Yu Kato helps shine light on women’s baseball in Japan
OMIYA, SAITAMA PREF. The Japan Times Aug 20, 2018 – Yu Kato wants to bring women’s baseball into the spotlight. She wants people to see what she can do on the diamond and also how talented the rest of her Saitama Astraia teammates are. She wants to everyone to know there is quality baseball being played in the Japan Women’s Baseball League.
Mostly, she hopes to show girls with a passion for baseball they can have a future in the sport.
“When I was a kid, there weren’t any women’s pro leagues, and there were no goals we could set,” Kato told The Japan Times before a game earlier this month. “Now that I’ve become a professional, I want to be the kind of player kids can look up to,” she added.
Kato is in her third season in the JWBL as a member of the Astraia. Last season, she helped the team overcome a slow start to win the JWBL title.
“I didn’t play well in the first half, but got it turned around and was able to contribute to the team in the end,” she said.
She’s having a strong year at the plate this season, hitting .353 out of the leadoff spot through 31 games.
“I’ve been able to do a lot of the things I’ve been working on since last year, such as strengthening my body and improving my technique,” Kato said. “I’ve followed the coaches’ advice and managed to play well and stay in good shape.”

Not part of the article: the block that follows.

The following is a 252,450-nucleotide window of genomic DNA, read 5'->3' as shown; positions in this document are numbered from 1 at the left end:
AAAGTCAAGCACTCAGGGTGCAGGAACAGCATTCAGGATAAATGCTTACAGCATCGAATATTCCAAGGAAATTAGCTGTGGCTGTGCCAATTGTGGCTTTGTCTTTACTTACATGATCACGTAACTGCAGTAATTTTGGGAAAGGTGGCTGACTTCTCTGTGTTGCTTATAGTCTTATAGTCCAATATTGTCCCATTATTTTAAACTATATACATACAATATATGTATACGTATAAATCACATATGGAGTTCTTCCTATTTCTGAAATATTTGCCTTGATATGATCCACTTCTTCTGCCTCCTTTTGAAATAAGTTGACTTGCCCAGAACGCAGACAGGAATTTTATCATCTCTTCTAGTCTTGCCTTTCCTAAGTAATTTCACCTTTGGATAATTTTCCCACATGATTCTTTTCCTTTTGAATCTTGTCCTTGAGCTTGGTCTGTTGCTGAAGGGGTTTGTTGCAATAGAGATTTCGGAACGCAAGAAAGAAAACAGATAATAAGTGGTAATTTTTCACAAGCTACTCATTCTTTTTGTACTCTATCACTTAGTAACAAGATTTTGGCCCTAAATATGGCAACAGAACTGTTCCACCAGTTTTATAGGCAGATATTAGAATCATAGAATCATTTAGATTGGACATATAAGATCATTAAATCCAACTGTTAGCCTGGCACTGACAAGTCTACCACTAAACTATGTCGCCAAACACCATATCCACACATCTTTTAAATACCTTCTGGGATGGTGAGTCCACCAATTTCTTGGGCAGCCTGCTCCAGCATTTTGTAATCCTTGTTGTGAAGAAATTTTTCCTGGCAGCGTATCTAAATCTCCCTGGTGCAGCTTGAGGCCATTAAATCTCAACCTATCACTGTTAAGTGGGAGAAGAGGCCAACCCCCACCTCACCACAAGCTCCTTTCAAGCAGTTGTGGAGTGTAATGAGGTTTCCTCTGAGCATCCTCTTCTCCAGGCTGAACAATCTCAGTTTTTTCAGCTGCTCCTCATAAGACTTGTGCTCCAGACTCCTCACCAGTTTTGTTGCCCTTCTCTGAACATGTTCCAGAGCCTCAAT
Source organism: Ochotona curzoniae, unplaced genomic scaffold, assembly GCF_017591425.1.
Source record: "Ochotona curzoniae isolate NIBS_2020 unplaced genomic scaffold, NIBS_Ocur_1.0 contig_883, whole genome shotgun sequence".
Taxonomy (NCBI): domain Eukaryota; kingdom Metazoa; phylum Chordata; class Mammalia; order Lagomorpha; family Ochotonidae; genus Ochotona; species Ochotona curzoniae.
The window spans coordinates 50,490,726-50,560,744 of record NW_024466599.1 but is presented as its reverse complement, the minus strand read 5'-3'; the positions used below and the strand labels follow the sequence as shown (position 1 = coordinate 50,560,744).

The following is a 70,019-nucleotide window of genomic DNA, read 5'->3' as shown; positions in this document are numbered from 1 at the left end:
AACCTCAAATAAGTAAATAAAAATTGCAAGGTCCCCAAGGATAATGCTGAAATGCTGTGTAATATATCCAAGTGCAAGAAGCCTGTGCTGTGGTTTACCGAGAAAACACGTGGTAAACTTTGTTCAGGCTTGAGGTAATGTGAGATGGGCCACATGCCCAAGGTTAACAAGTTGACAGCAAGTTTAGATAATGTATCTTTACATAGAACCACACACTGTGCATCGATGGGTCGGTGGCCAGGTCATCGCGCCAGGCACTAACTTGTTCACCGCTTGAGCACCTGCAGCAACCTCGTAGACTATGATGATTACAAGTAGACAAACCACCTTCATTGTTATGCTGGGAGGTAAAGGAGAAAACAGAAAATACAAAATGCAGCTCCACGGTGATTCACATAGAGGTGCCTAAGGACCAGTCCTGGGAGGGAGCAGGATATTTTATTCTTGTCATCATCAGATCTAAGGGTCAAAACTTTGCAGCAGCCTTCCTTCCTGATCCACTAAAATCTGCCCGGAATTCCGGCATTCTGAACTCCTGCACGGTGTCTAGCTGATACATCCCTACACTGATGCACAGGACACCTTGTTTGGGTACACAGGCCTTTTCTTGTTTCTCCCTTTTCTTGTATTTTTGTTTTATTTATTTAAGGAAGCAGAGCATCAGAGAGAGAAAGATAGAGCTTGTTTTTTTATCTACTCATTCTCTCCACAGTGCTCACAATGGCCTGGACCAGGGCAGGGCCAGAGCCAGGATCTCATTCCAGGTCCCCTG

After initially struggling to maintain her optimum playing weight during Japan’s grueling summer months, she’s found a happy medium this year.
“I lost a lot of weight during the summer in my first two seasons,” Kato said. “That affected me, and I struggled to maintain my level of play. I’m trying to avoid that this year.”
The JWBL was established in 2009 as the Girls Professional Baseball League. In 2013, the league had a slight reorganization, which included changing the name to its current form.
The JWBL consists of four teams: the Aichi Dione, the Astraia, the Kyoto Flora and the Sendai-based Reia. It’s the world’s only professional league for women and has given female ballplayers a home domestically while also strengthening Japan’s female national team, which has won the past five Women’s Baseball World Cup titles.
“It’s not a coincidence that Japan has dominated the Women’s World Cup when the top Japanese players get to play many more games because of the JWBL,” said J.J. Cooper, executive editor of Baseball America magazine. “There is no equivalent in the U.S. or elsewhere, which has been a huge help for women’s baseball in Japan.”
The challenge for the JWBL is to attract more attention. The league has taken a number of steps toward widening its appeal, including working with NPB clubs on occasion.
“More (exposure) on TV,” Kato said when asked how the league can attract more fans. “Plus, if the men’s league helps us become more widely known, their fans might also become interested in the women’s league.”
Kato has been the source of some of that exposure. She’s arguably the league’s most visible player, having participated in several television programs and featuring in magazines and newspapers. She’s thrown out the first pitch before a couple NPB games and helped lead a fan event after a recent Seibu Lions contest — she’s an ardent Orix Buffaloes fan. In 2015, she debuted as a singer and released a pair of singles.
She admits the attention is humbling.